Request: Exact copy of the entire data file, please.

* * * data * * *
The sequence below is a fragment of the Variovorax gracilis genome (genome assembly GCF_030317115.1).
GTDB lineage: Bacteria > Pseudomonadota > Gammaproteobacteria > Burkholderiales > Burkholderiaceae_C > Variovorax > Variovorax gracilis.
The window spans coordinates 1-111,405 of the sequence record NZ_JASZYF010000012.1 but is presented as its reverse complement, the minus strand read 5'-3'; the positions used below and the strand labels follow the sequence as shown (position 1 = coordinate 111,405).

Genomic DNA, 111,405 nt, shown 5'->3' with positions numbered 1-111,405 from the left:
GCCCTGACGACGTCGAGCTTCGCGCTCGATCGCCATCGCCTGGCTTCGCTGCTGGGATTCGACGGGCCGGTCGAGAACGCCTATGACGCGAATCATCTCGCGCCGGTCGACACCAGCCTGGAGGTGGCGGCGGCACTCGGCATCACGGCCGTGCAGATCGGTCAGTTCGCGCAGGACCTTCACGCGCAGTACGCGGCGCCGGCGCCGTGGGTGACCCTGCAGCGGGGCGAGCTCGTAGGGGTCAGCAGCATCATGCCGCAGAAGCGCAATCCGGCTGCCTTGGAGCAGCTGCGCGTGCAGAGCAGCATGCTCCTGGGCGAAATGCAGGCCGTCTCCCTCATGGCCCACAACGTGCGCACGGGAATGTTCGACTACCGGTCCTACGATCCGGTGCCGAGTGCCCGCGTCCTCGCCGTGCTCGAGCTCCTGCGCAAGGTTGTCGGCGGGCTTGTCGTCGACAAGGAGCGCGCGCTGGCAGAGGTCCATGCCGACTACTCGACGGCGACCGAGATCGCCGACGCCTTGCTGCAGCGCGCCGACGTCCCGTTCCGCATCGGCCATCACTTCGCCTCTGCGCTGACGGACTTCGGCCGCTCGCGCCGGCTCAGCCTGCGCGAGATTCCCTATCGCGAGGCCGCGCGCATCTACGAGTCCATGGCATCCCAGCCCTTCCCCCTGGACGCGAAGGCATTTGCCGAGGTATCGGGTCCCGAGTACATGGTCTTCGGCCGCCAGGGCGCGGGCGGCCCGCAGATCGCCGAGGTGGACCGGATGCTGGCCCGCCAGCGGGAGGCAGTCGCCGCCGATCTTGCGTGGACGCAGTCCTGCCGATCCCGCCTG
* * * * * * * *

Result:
The sequence below is a fragment of the Variovorax gracilis genome (genome assembly GCF_030317115.1).
GTDB lineage: Bacteria > Pseudomonadota > Gammaproteobacteria > Burkholderiales > Burkholderiaceae_C > Variovorax > Variovorax gracilis.
The window spans coordinates 1-111,405 of the sequence record NZ_JASZYF010000012.1 but is presented as its reverse complement, the minus strand read 5'-3'; the positions used below and the strand labels follow the sequence as shown (position 1 = coordinate 111,405).

Genomic DNA, 111,405 nt, shown 5'->3' with positions numbered 1-111,405 from the left:
GCCCTGACGACGTCGAGCTTCGCGCTCGATCGCCATCGCCTGGCTTCGCTGCTGGGATTCGACGGGCCGGTCGAGAACGCCTATGACGCGAATCATCTCGCGCCGGTCGACACCAGCCTGGAGGTGGCGGCGGCACTCGGCATCACGGCCGTGCAGATCGGTCAGTTCGCGCAGGACCTTCACGCGCAGTACGCGGCGCCGGCGCCGTGGGTGACCCTGCAGCGGGGCGAGCTCGTAGGGGTCAGCAGCATCATGCCGCAGAAGCGCAATCCGGCTGCCTTGGAGCAGCTGCGCGTGCAGAGCAGCATGCTCCTGGGCGAAATGCAGGCCGTCTCCCTCATGGCCCACAACGTGCGCACGGGAATGTTCGACTACCGGTCCTACGATCCGGTGCCGAGTGCCCGCGTCCTCGCCGTGCTCGAGCTCCTGCGCAAGGTTGTCGGCGGGCTTGTCGTCGACAAGGAGCGCGCGCTGGCAGAGGTCCATGCCGACTACTCGACGGCGACCGAGATCGCCGACGCCTTGCTGCAGCGCGCCGACGTCCCGTTCCGCATCGGCCATCACTTCGCCTCTGCGCTGACGGACTTCGGCCGCTCGCGCCGGCTCAGCCTGCGCGAGATTCCCTATCGCGAGGCCGCGCGCATCTACGAGTCCATGGCATCCCAGCCCTTCCCCCTGGACGCGAAGGCATTTGCCGAGGTATCGGGTCCCGAGTACATGGTCTTCGGCCGCCAGGGCGCGGGCGGCCCGCAGATCGCCGAGGTGGACCGGATGCTGGCCCGCCAGCGGGAGGCAGTCGCCGCCGATCTTGCGTGGACGCAGTCCTGCCGATCCCGCCTG